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Balance elusive in EU pesticide debate

Wheat field in Germany (2008)

By Dominic Hughes
BBC News, Brussels

Chemicals which can cause serious illnesses have been banned from use in pesticides by MEPs in Strasbourg.

The 22 substances are linked to cancer, can damage the reproductive and nervous systems, and also disrupt hormones.

The argument over their use has been raging for years, and the battle to get the ban approved in the European Parliament saw a huge lobbying campaign by farming groups as well as the chemical companies that manufacture pesticides.

Dire warnings were issued about the collapse in Europe's agricultural production should the legislation go ahead - a 100% fall in carrot production in the UK alone; a devastating effect on pea production; problems for farmers growing wheat and potatoes.

In turn, said the farmers, this would lead to rising prices, just as consumers are looking down the barrel of a nasty recession and concern over world food shortages is growing.

In fact, most farmers would like to work towards reducing pesticide use, as it is an expensive business.

Picky consumers

In the heart of Belgium's fruit-growing region of Limburg, Luc Bels and his family have been growing apples, pears and cherries since the 1950s.

Luc Bels
We need some plant protection products, because we need to produce a high quality of apples and pears
Belgian farmer Luc Bels

They have around 100 hectares of orchards, which in a good year may produce more than 4m kilograms of fruit.

In a large shed behind the house, crates of autumn apples are being carefully washed and sorted.

Mr Bels says their most important product is the unblemished fruit that attracts the best price - the only kind the picky European consumer will buy.

Over the past few years, they have cut the number of pesticides they use, instead encouraging the natural predators that eat the insects attacking the fruit.

But, walking through his snow-covered orchard, Mr Bels says there are still some pesticides that he has to use - and the new laws will hit him hard.

"It's going to have a great impact. Of course we've come a long way - we use far less products than we did 15 years ago," he says.

"But still we need some plant protection products [pesticides], because we need to produce a high quality of apples and pears. The consumer wants good quality, a high quality without [blemishes] on the fruit."

'Too far'

One particular bug-bear is the change in the legislation from an assessment of risk to one of hazard - in other words, if there is any threat to health whatsoever, a pesticide will be banned.

Crop-spraying tractor in UK
Farmers say products used safely for years could be banned

Neil Parrish is a British Conservative MEP, chairman of the Committee on Agriculture and Rural Development in the European Parliament - and a farmer.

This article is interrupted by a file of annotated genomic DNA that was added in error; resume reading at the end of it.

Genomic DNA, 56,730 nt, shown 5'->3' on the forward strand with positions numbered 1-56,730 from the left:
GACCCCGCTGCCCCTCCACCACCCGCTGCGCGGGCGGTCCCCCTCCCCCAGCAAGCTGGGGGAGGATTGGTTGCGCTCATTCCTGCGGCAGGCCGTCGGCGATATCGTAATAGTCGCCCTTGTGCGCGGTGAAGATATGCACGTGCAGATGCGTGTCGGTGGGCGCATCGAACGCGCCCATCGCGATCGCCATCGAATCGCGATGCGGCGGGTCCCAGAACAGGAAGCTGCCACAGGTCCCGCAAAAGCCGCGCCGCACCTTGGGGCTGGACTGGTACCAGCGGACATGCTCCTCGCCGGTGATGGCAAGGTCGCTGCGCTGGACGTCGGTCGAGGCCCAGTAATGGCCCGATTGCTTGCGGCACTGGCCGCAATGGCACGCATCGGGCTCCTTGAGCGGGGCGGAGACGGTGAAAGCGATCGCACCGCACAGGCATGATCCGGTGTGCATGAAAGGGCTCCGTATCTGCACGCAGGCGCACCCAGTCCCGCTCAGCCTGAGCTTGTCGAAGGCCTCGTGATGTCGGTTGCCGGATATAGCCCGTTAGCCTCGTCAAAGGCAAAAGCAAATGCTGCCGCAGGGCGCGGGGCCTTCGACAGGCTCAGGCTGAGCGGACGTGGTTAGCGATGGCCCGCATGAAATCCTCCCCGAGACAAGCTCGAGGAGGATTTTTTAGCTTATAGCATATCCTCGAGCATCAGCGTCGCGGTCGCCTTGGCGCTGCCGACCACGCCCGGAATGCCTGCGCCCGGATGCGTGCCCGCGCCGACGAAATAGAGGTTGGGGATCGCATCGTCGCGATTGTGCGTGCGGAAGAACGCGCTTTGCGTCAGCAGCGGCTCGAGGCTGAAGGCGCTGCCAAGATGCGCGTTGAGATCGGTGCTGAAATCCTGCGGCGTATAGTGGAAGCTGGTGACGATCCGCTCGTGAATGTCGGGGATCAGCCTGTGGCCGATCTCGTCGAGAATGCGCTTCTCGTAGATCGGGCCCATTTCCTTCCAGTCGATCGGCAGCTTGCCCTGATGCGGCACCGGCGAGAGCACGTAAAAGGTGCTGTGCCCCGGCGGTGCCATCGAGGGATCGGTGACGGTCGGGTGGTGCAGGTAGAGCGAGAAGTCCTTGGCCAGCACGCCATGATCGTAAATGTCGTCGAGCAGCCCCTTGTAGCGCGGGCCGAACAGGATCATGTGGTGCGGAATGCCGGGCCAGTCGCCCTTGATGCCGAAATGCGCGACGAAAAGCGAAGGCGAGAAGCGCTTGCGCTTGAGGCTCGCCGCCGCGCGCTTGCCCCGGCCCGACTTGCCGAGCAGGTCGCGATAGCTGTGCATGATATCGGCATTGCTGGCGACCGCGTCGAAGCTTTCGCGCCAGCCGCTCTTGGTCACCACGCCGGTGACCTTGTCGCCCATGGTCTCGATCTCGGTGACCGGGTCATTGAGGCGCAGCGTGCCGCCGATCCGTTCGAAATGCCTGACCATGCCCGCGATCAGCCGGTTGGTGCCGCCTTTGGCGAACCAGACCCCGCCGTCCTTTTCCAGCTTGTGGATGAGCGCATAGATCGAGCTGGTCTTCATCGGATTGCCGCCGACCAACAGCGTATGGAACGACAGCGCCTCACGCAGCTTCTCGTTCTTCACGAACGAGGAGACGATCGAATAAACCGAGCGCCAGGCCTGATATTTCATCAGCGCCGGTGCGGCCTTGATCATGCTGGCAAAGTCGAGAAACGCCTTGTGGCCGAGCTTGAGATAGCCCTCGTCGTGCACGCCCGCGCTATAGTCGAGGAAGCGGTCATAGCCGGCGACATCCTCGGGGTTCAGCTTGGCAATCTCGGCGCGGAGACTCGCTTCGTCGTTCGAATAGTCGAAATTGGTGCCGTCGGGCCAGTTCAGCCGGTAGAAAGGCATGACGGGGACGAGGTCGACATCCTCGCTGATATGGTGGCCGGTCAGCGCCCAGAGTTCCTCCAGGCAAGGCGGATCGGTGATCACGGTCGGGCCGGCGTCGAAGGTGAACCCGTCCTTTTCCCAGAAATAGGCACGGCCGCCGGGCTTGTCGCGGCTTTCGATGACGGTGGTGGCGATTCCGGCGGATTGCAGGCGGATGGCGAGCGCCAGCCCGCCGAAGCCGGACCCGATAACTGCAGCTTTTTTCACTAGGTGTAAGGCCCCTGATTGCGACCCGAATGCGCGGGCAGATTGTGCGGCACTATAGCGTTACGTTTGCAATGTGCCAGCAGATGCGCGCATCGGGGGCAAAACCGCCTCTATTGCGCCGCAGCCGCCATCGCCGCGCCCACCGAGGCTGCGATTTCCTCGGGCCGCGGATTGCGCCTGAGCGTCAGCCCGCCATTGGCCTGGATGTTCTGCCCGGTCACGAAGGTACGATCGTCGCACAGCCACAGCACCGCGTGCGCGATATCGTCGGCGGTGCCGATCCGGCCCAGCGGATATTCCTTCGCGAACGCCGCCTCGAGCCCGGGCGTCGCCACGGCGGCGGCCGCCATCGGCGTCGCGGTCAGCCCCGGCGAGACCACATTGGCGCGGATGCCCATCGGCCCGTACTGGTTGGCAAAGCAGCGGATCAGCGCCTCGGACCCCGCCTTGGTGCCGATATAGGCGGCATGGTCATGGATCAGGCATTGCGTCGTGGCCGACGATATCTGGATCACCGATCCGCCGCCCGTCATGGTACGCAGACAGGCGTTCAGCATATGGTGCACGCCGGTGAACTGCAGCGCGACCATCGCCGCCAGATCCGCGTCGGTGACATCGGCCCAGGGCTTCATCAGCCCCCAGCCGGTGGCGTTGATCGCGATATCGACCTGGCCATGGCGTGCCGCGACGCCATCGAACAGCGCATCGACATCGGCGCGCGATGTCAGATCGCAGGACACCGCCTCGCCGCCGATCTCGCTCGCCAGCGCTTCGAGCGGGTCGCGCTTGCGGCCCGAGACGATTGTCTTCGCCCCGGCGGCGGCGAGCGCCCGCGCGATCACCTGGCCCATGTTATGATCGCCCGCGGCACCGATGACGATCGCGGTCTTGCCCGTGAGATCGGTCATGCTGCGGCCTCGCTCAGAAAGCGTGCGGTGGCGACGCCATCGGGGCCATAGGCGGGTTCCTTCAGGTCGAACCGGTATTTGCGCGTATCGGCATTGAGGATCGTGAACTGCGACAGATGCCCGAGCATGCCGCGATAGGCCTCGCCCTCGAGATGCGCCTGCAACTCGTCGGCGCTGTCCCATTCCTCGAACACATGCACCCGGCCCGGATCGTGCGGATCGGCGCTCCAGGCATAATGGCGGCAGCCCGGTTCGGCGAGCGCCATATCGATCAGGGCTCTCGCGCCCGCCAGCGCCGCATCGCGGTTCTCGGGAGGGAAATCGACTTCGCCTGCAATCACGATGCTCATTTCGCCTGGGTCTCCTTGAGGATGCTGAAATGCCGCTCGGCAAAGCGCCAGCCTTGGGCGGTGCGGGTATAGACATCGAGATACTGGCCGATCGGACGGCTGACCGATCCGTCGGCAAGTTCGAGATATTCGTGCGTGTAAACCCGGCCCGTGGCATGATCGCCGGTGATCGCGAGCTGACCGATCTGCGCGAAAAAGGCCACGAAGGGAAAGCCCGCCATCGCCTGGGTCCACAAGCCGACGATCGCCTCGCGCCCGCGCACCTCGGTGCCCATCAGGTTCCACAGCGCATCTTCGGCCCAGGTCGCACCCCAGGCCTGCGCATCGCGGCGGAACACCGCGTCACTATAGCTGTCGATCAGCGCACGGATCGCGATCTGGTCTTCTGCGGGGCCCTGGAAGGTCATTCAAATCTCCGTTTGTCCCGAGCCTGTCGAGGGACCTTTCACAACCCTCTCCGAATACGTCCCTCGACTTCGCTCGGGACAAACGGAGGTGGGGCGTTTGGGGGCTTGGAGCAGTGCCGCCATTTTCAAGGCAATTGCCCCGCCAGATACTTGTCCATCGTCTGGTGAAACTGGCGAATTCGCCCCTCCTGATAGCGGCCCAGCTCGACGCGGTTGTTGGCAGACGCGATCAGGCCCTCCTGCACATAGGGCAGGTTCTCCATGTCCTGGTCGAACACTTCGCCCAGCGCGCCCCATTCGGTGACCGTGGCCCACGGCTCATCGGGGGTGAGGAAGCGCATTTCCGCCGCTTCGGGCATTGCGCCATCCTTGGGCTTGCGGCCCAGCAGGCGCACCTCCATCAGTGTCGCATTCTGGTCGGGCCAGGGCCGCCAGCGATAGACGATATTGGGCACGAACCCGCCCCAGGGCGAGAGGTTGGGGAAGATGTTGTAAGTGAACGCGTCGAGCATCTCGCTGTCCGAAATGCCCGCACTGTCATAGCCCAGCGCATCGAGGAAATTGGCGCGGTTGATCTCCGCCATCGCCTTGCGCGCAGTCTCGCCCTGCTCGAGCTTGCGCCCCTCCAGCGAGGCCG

He says the new legislation is badly thought through.

"I think it goes too far," he says. "I think it's taking chemicals off the market which, if they are used properly, are not a problem.

"It's a little bit like in our kitchen - if we use too much salt, or ate too much salt, it would either do us a lot of harm or actually kill us."

He adds: "These chemicals have a hazard, but if they are properly used under a risk basis, and there are proper withdrawal periods, then we can grow our crops."

Delayed implementation

But campaigners against pesticides say the farmers and big agribusinesses have exaggerated their case.

Henriette Christensen
It's difficult to prove that one pesticide is causing you to die in 20 years' time from cancer because you're not only eating one pesticide
Henriette Christensen
Pesticide Action Network

At the home of Henriette Christensen, of the group Pesticide Action Network, she is serving her children dinner - on the menu tonight, organic corn-on-the-cob.

Perhaps that is not surprising, given her concern about the amount of chemicals we eat in everyday food.

"It's difficult to prove that one pesticide is causing you to die in 20 years' time from cancer because you're not only eating one pesticide," she says.

"You're eating a lot of different pesticides. You have a combination of pesticides. On average, there are 50 different pesticides in a bunch of grapes."

Some campaigners say the new laws do not go far enough - and Ms Christensen for one believes this is just the beginning.

And there will still be arguments over exactly which specific products will be banned.

Most will not be affected until 2013 and, if no alternative product exists, farmers will be able to carry on using them for another five years.

But with both sides accusing the other of overstating the dangers there is still no agreement on the balance between total consumer protection - and acceptable risk.

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